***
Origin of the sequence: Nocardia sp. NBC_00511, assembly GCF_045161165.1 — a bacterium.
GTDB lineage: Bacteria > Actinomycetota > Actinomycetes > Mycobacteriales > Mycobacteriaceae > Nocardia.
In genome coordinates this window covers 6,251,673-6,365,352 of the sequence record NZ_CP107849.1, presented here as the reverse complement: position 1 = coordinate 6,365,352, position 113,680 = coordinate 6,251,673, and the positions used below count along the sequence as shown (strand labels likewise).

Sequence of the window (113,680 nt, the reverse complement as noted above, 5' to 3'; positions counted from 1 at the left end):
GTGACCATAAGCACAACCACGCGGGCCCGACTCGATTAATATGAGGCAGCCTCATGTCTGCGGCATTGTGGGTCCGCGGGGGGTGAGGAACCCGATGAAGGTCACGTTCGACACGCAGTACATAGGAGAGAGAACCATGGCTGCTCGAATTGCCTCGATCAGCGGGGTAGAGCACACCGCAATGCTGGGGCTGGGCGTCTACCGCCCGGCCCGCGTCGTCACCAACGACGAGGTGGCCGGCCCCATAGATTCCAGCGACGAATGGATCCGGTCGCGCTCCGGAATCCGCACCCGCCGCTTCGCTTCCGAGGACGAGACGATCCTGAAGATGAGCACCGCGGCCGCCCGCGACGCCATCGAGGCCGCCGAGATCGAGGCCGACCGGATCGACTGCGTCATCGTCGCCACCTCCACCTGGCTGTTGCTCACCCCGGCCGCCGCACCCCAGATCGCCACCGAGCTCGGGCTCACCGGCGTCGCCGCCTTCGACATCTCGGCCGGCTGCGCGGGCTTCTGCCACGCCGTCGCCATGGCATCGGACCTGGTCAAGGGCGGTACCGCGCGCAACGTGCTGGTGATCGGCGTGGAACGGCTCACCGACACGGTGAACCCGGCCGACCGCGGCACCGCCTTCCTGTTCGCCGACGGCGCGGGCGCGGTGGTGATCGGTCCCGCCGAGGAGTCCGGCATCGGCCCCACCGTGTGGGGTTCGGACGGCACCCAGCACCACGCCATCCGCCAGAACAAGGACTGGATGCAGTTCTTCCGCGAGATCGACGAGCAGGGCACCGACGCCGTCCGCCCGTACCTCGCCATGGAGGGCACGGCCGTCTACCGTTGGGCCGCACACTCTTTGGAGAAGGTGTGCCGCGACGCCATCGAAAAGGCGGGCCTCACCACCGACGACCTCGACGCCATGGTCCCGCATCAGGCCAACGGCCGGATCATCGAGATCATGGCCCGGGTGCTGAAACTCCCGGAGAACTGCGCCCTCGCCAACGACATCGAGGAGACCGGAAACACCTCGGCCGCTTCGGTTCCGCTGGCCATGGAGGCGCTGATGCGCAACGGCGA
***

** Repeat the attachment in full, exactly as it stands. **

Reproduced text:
Origin of the sequence: Nocardia sp. NBC_00511, assembly GCF_045161165.1 — a bacterium.
GTDB lineage: Bacteria > Actinomycetota > Actinomycetes > Mycobacteriales > Mycobacteriaceae > Nocardia.
In genome coordinates this window covers 6,251,673-6,365,352 of the sequence record NZ_CP107849.1, presented here as the reverse complement: position 1 = coordinate 6,365,352, position 113,680 = coordinate 6,251,673, and the positions used below count along the sequence as shown (strand labels likewise).

Sequence of the window (113,680 nt, the reverse complement as noted above, 5' to 3'; positions counted from 1 at the left end):
GTGACCATAAGCACAACCACGCGGGCCCGACTCGATTAATATGAGGCAGCCTCATGTCTGCGGCATTGTGGGTCCGCGGGGGGTGAGGAACCCGATGAAGGTCACGTTCGACACGCAGTACATAGGAGAGAGAACCATGGCTGCTCGAATTGCCTCGATCAGCGGGGTAGAGCACACCGCAATGCTGGGGCTGGGCGTCTACCGCCCGGCCCGCGTCGTCACCAACGACGAGGTGGCCGGCCCCATAGATTCCAGCGACGAATGGATCCGGTCGCGCTCCGGAATCCGCACCCGCCGCTTCGCTTCCGAGGACGAGACGATCCTGAAGATGAGCACCGCGGCCGCCCGCGACGCCATCGAGGCCGCCGAGATCGAGGCCGACCGGATCGACTGCGTCATCGTCGCCACCTCCACCTGGCTGTTGCTCACCCCGGCCGCCGCACCCCAGATCGCCACCGAGCTCGGGCTCACCGGCGTCGCCGCCTTCGACATCTCGGCCGGCTGCGCGGGCTTCTGCCACGCCGTCGCCATGGCATCGGACCTGGTCAAGGGCGGTACCGCGCGCAACGTGCTGGTGATCGGCGTGGAACGGCTCACCGACACGGTGAACCCGGCCGACCGCGGCACCGCCTTCCTGTTCGCCGACGGCGCGGGCGCGGTGGTGATCGGTCCCGCCGAGGAGTCCGGCATCGGCCCCACCGTGTGGGGTTCGGACGGCACCCAGCACCACGCCATCCGCCAGAACAAGGACTGGATGCAGTTCTTCCGCGAGATCGACGAGCAGGGCACCGACGCCGTCCGCCCGTACCTCGCCATGGAGGGCACGGCCGTCTACCGTTGGGCCGCACACTCTTTGGAGAAGGTGTGCCGCGACGCCATCGAAAAGGCGGGCCTCACCACCGACGACCTCGACGCCATGGTCCCGCATCAGGCCAACGGCCGGATCATCGAGATCATGGCCCGGGTGCTGAAACTCCCGGAGAACTGCGCCCTCGCCAACGACATCGAGGAGACCGGAAACACCTCGGCCGCTTCGGTTCCGCTGGCCATGGAGGCGCTGATGCGCAACGGCGA